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When it comes to the traditional education, John Taylor Gatto’s “Against School” questions whether we really need the nine month, drawn out, traditional curriculum. Gatto goes on to name several successful people through history that were not products of a contemporary school system. When I think of Gatto’s theory of forced schooling, a friend of mine named John Smith who goes by the alias of Viper comes to mind. Viper is in his late 20’s, lives in South Philadelphia, and has worked as a Roofer for the past 10 years.
Viper went to a public school in South Philadelphia. Viper went to a school where said, “It wasn’t easy. I was scrawny and white and we were poorer than the jigs that went to school wit us, so we caught alota shit.” Viper’s school was extremely underfunded. “Some days there would be trash laid out by the trash cans cause nobody would change the trash bags, the food was shit, and the bathrooms…forget it.
” He would walk twelve blocks back to his house just to go to the bathroom. There were no extracurricular activities like book clubs and band and the school was rundown and decrepit.
Eventually he started to miss classes regularly. He felt that the teachers did not care. Classes were extremely boring to him. He was actually approached by his biology teacher and told he could cut class everyday as long as he turned in his work and he would receive a D at the end of the year.
He was not amused by the offer, he was not even interested in graduating anymore. “I expected to be a laborer for the rest of my life so I felt like education was unimportant.” Viper’s education started taking a back seat to work around his sophomore year of high school. He was the middle child in a family of four, all of whom have dropped out of high school and are laborers today. “My parents made me get a job when I was thirteen, that’s the way it was with all my brothers,” says Viper. Eventually he started to make a decent amount of money and admits to being extremely naïve, saying “Why the fuck was I gonna go ta school for eight more years if I was makin’ 25-30 thousand dollars a year.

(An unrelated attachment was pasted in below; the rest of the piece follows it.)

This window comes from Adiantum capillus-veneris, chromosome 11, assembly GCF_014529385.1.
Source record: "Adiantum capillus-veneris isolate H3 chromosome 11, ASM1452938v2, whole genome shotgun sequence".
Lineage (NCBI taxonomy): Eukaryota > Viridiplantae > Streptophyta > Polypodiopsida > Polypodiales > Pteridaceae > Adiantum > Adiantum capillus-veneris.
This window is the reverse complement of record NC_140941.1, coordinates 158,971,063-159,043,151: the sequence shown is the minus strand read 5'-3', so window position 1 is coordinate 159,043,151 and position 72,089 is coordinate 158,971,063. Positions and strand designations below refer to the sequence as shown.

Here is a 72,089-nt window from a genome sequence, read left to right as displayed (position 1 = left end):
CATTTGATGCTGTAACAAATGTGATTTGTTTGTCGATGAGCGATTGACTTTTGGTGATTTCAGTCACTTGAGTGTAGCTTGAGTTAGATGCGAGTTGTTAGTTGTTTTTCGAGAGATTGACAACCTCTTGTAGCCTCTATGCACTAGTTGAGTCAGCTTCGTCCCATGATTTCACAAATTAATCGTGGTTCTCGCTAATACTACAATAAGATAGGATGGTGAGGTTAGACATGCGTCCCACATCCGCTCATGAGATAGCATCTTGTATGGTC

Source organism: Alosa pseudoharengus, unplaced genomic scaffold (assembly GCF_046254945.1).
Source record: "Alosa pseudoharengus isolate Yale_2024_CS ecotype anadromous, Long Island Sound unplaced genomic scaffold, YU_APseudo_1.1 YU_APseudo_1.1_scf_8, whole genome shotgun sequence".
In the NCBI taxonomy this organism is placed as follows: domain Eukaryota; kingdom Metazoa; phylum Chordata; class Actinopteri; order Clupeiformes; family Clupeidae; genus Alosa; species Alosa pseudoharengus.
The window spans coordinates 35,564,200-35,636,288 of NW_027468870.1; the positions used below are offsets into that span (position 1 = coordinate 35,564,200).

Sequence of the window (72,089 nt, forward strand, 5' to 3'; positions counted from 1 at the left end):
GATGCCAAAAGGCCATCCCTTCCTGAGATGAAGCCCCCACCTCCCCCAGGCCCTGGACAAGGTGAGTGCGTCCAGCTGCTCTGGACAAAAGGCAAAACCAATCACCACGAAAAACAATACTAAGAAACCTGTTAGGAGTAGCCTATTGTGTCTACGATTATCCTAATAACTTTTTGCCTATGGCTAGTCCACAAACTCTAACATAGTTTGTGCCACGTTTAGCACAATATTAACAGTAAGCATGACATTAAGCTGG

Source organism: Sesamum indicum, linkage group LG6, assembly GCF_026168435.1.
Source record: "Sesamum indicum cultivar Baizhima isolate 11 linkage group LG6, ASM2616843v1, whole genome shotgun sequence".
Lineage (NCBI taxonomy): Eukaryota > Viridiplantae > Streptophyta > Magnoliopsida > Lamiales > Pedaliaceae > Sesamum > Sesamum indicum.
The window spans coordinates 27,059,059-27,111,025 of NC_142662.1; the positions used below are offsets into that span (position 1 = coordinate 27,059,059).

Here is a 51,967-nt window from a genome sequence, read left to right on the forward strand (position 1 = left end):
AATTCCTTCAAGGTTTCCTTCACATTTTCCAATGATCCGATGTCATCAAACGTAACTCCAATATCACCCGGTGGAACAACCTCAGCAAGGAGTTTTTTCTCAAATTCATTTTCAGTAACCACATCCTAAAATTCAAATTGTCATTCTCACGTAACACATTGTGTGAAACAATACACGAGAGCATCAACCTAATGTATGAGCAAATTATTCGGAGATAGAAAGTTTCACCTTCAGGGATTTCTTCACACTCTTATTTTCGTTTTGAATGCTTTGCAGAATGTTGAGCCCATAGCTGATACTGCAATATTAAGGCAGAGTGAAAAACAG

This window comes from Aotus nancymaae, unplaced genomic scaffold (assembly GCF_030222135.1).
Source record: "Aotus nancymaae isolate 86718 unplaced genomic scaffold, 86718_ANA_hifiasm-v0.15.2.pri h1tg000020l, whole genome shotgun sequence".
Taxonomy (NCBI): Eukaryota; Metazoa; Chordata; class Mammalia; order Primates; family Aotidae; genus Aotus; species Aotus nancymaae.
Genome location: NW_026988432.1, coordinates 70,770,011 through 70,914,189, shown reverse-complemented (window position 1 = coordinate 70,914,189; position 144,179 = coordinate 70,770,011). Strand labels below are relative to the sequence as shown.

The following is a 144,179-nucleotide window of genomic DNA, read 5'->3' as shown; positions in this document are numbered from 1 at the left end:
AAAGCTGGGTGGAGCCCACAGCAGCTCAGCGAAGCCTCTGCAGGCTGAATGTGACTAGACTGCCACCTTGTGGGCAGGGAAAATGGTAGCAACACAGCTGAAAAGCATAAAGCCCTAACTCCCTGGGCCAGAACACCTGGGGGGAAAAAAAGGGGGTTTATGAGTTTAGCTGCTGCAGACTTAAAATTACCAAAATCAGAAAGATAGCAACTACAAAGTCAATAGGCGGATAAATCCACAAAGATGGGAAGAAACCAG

Do the math, instead of spendin 100 thousand dollars in college and waste my time in school I coulda made 200 thousand dollars by the time I was 24.” One day Viper decided to make an appointment with a school counselor. He was hardly going to class, working every day when he was supposed to be in school, and partying every night and having fun. School was more of a social event. He was just going to school to see his friends and make plans for the weekend. When he told the school counselor that he was planning on dropping out the counselor stood up, looked him in the eye, extended his hand and said, “Good Luck!” “The guy didn’t even give a shit!” Viper said.
By the time December came around of his sophomore year, he was a high school dropout. He was working everyday by that time already so he was not stagnant. He was still living with his parents. The fact that he dropped out was ok with them because he could “contribute to the house,” as his father put it. Viper eventually saved enough money to get his own place and now lives with his wife of three years and their two children who are two and five years of age. He said, “I always thought I learned more out of school than in high school, but it’s not what my kids are gonna do”. He aspires to open his own roofing company one day. Although I do not agree with the path that Viper chose in life, he is happy and successful today. He is a great father and happily married. He does not drink anymore and devotes every second of his free time to his family. In a way he is almost a survivor to me. He is not well spoken or the brightest guy in the world, but he would do anything in his power to help any person in a bind.
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